When Should You Seek Private College Financial Aid?

College financial aid for students attending college and graduate school can come from several sources, including scholarship, grants, federal loans and private loans. It can become a complicated labyrinth that isn’t always easy to navigate.

Most college planners urge students to tap out on federal funding before turning to other sources, because financial loans tend to be less expensive in the long run. Unfortunately, because college tuition is so high today—and expected to continue to increase—federal loans many times only pay for a portion of college costs.

And while scholarship and grant money are available, the number of students who attend college on a full scholarship are few and far between. The smart thing to do when planning to pay for college if you don’t have a huge college fund at your disposal (most people don’t) is to apply for federal loans. Here’s why: Federal student loans often have an interest rate that is far lower than private financial institutions, and also offer better and longer payment terms.

Usually, students don’t have to start repaying the loan until after graduation, and sometimes can even defer payment of an original loan if the student goes back to school for additional training.

These federal loans don’t pay for everything. The most a four-year student can borrow is $10,500 per year, which for some colleges is just a bite out of a much bigger pie. For graduate programs, the loans can go up to $20,500. What any particular student receives is dependent on several factors, including the college of choice and in which year the student is.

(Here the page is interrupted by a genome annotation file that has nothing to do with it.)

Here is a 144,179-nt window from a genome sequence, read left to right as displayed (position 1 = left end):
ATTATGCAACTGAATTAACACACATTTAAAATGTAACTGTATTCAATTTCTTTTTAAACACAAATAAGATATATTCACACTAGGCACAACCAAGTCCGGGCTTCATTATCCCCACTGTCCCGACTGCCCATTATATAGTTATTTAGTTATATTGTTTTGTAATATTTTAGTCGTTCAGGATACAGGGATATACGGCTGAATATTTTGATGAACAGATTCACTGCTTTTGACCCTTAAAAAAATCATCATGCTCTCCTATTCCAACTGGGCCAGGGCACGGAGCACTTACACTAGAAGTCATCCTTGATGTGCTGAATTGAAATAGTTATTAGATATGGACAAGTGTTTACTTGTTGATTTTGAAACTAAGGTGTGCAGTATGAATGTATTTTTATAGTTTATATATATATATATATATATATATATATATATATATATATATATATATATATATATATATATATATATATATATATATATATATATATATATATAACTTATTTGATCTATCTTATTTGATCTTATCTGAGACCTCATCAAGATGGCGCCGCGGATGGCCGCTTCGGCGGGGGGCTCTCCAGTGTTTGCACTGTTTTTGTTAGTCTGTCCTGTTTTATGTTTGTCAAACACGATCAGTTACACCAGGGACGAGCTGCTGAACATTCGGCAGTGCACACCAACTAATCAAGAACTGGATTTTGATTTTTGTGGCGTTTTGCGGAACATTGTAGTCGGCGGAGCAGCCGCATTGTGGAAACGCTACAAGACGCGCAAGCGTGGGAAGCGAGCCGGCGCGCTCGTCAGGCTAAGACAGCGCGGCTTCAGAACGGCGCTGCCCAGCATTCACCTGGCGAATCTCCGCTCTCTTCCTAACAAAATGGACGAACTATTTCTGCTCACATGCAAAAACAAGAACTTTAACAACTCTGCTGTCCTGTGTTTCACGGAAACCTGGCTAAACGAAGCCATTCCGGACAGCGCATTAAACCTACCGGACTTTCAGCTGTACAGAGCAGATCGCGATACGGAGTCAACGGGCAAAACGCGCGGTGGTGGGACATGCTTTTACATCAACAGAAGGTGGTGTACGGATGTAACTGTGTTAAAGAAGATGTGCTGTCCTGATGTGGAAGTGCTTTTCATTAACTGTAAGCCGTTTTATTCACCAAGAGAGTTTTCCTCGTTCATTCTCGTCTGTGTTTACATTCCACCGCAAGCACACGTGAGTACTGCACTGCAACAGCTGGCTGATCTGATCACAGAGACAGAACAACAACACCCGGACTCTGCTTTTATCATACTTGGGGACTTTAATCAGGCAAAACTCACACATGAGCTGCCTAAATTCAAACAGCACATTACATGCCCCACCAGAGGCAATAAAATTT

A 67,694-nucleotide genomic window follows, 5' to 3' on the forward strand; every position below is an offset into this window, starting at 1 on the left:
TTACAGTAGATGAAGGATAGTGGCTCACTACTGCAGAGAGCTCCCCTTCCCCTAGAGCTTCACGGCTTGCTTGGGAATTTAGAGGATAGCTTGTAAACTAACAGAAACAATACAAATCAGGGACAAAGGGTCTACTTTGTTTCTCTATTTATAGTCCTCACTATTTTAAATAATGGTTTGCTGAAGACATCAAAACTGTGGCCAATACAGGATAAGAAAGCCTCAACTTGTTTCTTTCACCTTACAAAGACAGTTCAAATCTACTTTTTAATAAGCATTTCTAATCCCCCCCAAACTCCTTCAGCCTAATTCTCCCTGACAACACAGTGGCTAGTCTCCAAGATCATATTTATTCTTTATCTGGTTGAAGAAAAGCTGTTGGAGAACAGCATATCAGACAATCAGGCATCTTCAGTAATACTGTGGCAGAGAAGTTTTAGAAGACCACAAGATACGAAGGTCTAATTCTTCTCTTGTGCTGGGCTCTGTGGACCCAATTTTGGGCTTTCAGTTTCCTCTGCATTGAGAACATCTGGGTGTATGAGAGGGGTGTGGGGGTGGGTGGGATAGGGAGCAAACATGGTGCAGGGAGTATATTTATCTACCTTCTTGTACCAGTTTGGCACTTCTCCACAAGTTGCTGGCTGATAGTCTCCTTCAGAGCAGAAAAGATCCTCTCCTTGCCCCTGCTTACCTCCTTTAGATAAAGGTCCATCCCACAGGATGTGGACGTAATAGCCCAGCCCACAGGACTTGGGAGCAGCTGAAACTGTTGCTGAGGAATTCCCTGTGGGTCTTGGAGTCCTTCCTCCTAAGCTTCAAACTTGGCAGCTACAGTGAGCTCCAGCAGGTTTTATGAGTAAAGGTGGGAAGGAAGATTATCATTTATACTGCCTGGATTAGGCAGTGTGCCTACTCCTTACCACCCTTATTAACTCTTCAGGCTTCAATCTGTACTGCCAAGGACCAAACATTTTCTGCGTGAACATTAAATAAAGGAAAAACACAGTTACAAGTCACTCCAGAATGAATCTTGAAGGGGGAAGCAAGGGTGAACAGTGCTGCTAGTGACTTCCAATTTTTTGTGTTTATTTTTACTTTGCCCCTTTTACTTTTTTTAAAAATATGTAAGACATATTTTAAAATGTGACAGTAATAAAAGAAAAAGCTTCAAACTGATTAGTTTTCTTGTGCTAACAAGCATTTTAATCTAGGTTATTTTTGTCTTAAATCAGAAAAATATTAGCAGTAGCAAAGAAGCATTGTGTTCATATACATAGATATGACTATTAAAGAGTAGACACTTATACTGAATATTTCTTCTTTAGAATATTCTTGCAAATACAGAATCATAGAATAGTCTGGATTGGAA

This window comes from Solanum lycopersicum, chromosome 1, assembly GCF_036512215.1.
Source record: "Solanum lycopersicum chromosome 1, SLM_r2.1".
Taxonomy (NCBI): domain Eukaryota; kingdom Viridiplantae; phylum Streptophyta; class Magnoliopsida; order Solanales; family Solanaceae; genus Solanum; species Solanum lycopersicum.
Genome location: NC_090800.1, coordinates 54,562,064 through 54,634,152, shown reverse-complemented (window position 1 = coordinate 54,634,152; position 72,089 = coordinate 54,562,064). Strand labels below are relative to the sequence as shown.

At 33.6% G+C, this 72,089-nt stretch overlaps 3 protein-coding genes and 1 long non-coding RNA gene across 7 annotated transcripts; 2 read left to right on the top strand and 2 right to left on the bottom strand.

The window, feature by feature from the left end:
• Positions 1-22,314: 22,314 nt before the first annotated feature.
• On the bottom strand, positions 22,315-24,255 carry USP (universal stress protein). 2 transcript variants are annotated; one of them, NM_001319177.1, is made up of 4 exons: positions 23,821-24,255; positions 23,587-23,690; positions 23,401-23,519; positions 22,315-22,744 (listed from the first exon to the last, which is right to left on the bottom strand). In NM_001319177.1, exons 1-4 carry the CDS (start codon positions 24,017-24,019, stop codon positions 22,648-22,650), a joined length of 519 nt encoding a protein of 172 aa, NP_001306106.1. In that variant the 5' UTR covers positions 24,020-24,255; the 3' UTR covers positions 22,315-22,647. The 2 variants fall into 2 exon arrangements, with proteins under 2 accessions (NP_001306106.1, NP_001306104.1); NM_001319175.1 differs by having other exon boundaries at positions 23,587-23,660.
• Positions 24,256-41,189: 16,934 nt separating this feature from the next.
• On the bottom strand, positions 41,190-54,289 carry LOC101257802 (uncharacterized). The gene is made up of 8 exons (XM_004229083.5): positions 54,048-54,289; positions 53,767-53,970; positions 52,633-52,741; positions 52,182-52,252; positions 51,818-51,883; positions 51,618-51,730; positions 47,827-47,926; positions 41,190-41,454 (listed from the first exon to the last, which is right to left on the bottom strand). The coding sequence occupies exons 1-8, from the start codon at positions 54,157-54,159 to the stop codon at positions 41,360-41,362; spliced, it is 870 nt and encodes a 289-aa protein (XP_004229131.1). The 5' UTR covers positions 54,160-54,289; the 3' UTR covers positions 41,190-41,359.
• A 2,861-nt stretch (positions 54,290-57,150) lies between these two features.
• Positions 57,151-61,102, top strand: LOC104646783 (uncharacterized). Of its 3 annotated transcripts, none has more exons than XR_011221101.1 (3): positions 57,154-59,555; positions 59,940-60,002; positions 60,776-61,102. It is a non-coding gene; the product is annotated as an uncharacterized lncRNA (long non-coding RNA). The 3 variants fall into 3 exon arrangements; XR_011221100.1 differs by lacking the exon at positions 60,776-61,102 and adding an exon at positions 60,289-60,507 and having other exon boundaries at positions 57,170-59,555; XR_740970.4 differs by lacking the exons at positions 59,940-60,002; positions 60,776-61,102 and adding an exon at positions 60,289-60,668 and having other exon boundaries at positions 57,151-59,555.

Students can choose from three federal loan programs:

—Stafford loans are available to students in two forms: for low-income students, who don’t have to provide credit references, and for other students, who do.

—Plus loans are low-interest loans taken out by parents to help pay the difference between real college costs and the amount of the student loan. Still, even with this loan tuition costs often exceed what the loans cover.

—Consolidation loans allow parents and students to consolidate multiple loans into a single loan with one monthly payment.

When students apply for a federal student loan, they fill out a Free Application for Federal Student Aid (FAFSA), which automatically includes their information for other programs, including scholarships, grants, or work programs provided by the federal and local governments.

Because financial loans are covering less and less a percentage of college tuition, private financial loans are becoming more popular. Unfortunately, as with any private loan, only those with the best credit scores will receive the best rates. Private loans can be expensive and most college planners urge parents to exhaust other financing methods first.

The best private loans have rates competitive with the federal low-interest rates, about LIBOR +/- 2.0. Watch for lenders that offer a low rate while the student is in school, then raise the rate when payments are due.

As with anything, shop around, do your research, and perhaps paying for college won’t be such a nightmare.

Source by Tom Chrobak

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